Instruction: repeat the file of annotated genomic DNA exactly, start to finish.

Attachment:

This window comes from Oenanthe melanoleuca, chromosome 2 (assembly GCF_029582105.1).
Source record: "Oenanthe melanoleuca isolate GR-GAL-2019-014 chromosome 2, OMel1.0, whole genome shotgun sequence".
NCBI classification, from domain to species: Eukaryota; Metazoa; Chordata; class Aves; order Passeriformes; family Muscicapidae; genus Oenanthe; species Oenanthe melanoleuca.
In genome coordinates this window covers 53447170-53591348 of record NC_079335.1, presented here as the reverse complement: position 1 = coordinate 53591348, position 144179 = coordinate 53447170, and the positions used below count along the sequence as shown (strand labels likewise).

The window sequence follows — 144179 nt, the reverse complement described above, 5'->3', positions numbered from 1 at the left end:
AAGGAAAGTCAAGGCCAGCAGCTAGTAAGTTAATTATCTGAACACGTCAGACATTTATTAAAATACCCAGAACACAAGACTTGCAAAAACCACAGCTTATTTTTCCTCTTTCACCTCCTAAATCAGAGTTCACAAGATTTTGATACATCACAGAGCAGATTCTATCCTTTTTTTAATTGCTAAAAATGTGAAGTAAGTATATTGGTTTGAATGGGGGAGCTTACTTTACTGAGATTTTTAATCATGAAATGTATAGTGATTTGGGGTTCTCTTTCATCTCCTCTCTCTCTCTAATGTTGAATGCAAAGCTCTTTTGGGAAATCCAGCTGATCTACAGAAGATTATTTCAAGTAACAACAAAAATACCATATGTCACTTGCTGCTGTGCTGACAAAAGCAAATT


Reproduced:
This window comes from Oenanthe melanoleuca, chromosome 2 (assembly GCF_029582105.1).
Source record: "Oenanthe melanoleuca isolate GR-GAL-2019-014 chromosome 2, OMel1.0, whole genome shotgun sequence".
NCBI classification, from domain to species: Eukaryota; Metazoa; Chordata; class Aves; order Passeriformes; family Muscicapidae; genus Oenanthe; species Oenanthe melanoleuca.
In genome coordinates this window covers 53447170-53591348 of record NC_079335.1, presented here as the reverse complement: position 1 = coordinate 53591348, position 144179 = coordinate 53447170, and the positions used below count along the sequence as shown (strand labels likewise).

The window sequence follows — 144179 nt, the reverse complement described above, 5'->3', positions numbered from 1 at the left end:
AAGGAAAGTCAAGGCCAGCAGCTAGTAAGTTAATTATCTGAACACGTCAGACATTTATTAAAATACCCAGAACACAAGACTTGCAAAAACCACAGCTTATTTTTCCTCTTTCACCTCCTAAATCAGAGTTCACAAGATTTTGATACATCACAGAGCAGATTCTATCCTTTTTTTAATTGCTAAAAATGTGAAGTAAGTATATTGGTTTGAATGGGGGAGCTTACTTTACTGAGATTTTTAATCATGAAATGTATAGTGATTTGGGGTTCTCTTTCATCTCCTCTCTCTCTCTAATGTTGAATGCAAAGCTCTTTTGGGAAATCCAGCTGATCTACAGAAGATTATTTCAAGTAACAACAAAAATACCATATGTCACTTGCTGCTGTGCTGACAAAAGCAAATT